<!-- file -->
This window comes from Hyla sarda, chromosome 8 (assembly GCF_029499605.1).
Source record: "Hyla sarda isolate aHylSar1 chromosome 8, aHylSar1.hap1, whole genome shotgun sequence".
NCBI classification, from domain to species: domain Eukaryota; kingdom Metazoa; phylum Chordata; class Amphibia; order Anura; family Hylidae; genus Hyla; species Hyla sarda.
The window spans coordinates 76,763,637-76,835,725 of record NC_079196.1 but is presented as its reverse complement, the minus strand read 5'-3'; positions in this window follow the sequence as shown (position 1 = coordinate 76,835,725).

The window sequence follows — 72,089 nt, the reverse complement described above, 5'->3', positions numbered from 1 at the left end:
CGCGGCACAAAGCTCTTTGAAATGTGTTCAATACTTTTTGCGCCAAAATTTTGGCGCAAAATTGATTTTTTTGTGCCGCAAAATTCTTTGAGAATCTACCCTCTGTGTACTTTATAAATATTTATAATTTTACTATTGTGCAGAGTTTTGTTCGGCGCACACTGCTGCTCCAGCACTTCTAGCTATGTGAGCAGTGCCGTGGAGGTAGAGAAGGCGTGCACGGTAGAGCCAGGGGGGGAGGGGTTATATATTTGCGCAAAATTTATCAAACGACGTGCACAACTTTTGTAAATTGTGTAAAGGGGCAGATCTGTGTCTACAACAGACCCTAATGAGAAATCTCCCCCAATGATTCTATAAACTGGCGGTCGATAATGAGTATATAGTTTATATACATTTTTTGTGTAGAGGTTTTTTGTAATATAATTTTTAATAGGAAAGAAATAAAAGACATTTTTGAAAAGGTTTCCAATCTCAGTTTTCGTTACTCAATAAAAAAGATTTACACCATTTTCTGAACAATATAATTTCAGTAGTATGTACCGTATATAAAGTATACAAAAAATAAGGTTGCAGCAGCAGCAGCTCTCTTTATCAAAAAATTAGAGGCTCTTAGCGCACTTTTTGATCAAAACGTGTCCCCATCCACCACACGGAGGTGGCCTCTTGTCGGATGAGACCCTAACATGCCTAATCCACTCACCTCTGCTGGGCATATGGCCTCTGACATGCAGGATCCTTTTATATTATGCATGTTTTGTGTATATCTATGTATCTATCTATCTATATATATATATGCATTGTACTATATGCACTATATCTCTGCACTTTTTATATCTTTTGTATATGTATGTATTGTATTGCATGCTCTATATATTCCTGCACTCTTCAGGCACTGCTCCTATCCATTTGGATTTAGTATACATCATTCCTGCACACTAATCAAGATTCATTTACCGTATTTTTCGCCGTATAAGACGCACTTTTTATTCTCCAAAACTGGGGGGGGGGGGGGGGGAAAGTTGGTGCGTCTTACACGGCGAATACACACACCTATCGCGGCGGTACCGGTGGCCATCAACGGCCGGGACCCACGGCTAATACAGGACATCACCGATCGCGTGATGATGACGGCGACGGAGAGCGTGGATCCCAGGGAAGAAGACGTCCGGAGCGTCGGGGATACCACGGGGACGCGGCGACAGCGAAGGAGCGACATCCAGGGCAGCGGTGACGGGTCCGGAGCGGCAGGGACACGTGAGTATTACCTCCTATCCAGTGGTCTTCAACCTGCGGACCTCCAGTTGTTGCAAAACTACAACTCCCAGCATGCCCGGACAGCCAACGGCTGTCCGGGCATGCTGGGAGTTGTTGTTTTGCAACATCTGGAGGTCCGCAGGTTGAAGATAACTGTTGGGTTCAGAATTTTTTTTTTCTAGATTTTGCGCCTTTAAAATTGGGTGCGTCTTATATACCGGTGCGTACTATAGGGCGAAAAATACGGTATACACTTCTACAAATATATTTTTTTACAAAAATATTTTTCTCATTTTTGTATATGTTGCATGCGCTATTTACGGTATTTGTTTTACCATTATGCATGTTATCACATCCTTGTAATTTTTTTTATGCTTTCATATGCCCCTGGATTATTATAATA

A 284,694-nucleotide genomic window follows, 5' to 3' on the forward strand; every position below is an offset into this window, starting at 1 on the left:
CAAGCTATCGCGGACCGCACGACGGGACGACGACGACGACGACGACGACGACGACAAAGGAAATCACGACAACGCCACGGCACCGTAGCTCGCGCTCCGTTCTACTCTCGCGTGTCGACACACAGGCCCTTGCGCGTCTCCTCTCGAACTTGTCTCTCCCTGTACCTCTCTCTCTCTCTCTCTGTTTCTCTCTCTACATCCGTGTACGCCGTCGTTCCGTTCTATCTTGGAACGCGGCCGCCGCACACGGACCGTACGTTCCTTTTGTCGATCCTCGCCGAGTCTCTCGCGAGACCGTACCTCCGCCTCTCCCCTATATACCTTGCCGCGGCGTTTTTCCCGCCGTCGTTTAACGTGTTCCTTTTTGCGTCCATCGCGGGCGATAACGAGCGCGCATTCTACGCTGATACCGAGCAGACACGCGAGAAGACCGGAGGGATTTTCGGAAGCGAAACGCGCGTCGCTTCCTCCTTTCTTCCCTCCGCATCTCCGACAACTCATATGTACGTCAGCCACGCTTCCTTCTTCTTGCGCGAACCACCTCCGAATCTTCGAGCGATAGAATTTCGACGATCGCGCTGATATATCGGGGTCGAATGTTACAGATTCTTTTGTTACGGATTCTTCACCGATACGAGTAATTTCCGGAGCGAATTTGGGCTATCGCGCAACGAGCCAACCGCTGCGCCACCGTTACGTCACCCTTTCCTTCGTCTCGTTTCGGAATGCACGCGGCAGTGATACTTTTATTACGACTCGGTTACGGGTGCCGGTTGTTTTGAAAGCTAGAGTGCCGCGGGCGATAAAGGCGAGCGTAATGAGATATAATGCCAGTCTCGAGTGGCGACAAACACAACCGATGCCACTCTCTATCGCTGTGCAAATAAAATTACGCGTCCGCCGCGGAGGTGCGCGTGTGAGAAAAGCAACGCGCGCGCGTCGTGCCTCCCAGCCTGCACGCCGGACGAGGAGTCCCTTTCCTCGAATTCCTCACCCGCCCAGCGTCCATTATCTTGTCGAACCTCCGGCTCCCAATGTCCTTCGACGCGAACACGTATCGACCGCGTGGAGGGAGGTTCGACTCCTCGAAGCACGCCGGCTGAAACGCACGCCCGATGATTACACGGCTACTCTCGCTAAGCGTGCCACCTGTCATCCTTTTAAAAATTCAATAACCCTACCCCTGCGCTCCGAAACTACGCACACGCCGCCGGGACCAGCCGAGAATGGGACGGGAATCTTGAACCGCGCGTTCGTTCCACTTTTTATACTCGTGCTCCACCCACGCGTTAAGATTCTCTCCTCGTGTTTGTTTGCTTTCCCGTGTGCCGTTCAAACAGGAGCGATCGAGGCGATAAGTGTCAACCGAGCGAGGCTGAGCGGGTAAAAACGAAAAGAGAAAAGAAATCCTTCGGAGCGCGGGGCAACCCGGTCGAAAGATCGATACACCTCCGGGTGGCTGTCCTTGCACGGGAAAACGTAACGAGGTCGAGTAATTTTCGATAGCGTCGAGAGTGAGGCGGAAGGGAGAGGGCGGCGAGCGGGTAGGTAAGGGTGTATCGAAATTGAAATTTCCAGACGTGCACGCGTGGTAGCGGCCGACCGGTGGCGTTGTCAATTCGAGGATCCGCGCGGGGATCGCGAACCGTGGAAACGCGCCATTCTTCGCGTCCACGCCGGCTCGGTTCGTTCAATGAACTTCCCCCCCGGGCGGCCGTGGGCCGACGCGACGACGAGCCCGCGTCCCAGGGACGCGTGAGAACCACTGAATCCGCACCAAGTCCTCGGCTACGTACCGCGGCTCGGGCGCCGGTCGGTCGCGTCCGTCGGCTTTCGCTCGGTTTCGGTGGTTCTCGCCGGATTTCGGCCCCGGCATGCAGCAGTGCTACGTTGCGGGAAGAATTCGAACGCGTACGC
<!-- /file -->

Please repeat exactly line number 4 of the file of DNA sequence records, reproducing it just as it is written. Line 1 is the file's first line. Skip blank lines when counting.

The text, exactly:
The window spans coordinates 76,763,637-76,835,725 of record NC_079196.1 but is presented as its reverse complement, the minus strand read 5'-3'; positions in this window follow the sequence as shown (position 1 = coordinate 76,835,725).